A 1950 photograph of women quilting published in Collier's magazine.
The thing about history is that nothing is ever as black and white as it might seem. In quilt history, we learn that during the 1950s and 60s, quilting wasn't as popular as it had been during previous decades. But quilting didn't die. It just changed. There were less free quilt patterns published in newspapers. It is likely that the commercial aspect of quilting had changed. I have a ton of thin pattern books from the 1960s that were sometimes advertised in newspapers:
The country changed after the war and society became more consumer oriented. In part, this may have been due to FDR. During the war, he had held secret meetings about the country's economy and what could be done to prevent another post-war Depression.
Eisenhower's Infrastructure Plan didn't hurt either. In that 10 year plan, our interstate highways were built and helped to insure not only the safe travel of citizens, but employment as roads, tunnels, and bridges were constructed.
But quilting didn't die out. It just changed. As one article in The San Francisco Examiner pointed out in 1957:
"...today hand quilting has all but died out as a form of needlecraft, being practiced only in a few rural sections and by scattered church groups."
Quilting articles from the 1950s through to the early 1970s have a one large theme: Church Ladies.
From Elizabethton, TN: 1963
From Grand Junction, Colorado: 1968
Fullerton, PA: 1959. These ladies moved out of the church basement when it became too damp and cold to work and set up in a member's home.
The church ladies created their own pieces and could be hired to quilt tops. The money then went to support the church and often they met weekly or bi-weekly. It was a good moneymaker for the churches and often a great social event as women chatted around the frame.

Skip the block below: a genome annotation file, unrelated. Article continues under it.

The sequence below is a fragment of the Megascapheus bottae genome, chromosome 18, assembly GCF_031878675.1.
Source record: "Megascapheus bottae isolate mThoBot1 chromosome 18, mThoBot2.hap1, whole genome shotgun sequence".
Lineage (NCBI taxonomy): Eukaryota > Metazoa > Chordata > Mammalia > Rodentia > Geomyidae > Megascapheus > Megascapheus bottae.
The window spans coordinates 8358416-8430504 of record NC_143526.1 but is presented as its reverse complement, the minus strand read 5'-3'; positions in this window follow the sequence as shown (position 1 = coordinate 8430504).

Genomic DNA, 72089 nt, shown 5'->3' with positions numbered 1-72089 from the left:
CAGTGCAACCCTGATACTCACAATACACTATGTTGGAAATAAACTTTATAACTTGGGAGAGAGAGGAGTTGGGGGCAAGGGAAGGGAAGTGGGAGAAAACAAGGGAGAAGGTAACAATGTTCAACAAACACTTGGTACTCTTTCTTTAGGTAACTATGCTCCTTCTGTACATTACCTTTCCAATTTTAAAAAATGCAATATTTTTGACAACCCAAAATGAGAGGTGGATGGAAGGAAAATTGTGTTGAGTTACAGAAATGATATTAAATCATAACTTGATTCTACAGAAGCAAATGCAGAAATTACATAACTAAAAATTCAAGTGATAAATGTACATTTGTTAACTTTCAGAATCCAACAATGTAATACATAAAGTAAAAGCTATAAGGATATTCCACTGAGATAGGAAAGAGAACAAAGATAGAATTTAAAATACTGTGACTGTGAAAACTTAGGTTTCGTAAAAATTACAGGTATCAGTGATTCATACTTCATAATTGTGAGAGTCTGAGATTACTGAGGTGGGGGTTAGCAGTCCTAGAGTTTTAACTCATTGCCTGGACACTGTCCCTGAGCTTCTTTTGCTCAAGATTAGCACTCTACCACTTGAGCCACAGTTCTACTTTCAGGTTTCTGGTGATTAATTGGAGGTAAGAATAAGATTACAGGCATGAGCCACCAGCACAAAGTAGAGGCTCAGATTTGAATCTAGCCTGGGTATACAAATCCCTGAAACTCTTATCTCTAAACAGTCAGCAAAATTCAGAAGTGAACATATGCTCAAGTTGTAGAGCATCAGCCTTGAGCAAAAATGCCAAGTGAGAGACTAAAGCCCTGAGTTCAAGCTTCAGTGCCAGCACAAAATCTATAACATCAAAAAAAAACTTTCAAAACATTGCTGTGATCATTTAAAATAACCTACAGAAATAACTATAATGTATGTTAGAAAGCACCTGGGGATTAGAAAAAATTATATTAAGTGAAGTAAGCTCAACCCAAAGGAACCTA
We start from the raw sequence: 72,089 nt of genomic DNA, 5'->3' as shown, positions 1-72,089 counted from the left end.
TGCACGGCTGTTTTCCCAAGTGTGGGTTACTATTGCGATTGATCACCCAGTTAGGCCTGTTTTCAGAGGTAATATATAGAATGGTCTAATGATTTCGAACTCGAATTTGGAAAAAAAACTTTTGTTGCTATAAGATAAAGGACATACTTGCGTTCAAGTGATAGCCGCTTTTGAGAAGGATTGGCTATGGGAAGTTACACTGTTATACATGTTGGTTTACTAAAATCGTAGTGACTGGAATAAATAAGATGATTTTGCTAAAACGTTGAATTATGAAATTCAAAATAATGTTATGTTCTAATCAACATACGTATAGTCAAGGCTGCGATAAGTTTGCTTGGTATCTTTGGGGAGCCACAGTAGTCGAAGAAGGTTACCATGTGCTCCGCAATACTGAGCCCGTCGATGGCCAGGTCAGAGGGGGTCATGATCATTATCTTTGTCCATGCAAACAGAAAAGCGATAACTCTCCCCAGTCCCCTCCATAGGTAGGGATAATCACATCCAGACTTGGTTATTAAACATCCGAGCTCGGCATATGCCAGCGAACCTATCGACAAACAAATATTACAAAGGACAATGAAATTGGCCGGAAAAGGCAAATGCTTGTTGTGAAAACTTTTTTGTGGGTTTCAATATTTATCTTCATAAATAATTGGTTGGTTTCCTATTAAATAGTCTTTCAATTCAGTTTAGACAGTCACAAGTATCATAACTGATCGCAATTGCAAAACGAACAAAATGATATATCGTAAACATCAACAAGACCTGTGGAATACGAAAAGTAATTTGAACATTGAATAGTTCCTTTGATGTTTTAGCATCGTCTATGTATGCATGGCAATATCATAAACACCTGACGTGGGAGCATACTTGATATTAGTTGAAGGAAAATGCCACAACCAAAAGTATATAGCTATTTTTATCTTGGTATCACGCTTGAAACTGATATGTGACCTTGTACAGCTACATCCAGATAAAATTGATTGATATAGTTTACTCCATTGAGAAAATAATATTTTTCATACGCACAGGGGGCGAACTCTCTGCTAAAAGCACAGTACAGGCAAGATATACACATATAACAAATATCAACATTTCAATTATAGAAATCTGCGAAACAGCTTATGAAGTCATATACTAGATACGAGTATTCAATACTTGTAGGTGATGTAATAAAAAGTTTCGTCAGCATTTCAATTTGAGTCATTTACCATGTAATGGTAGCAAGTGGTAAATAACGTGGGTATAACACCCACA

When my parents married in the 1950s, the first thing my grandmother did was to commission a church group to quilt an all white bride's quilt. My parents had it on their bed for decades until it finally wore-out. To this day, my mother swears that the heavily quilted piece was the warmest quilt she ever slept under.
And then flash forward to the Bicentennial.
Close-up of a piece of fabric from my collection commemorating the Bicentennial.
In 1976, our local paper published an article on the Church Ladies again but oh how it had changed! First of all, the piece was a full page and then some; the contents indicated how popular quilts had become.
"Quilting circles in the Lehigh Valley aren't looking for business," the article began. "They're blanketed with orders."
Of interest is the fact that the ladies were so busy that they were only quilted finished tops that customers supplied. As one woman remarked: "You'll have to look a long way before you'll find a church that still makes the entire quilt." Wait lists could be as long as year and customers at many of the churches were only allowed to supply three tops per their turn. "The costs for quilting isn't as bad as the wait to have it done," one customer stated.
There was one other change reported by the newspaper and gradually indicated in articles in the late 1960s: quilting classes. Often the classes were taught at local YWCAs or other community groups. By the 1970s, the classes were also being taught at local community colleges (many of you may have even taken them there).
Church ladies' quilting groups were certainly one factor that kept quilting alive during the decades before the Bicentennial. Hats off to the many Church Ladies that kept our beloved craft going!
Have a safe and happy day!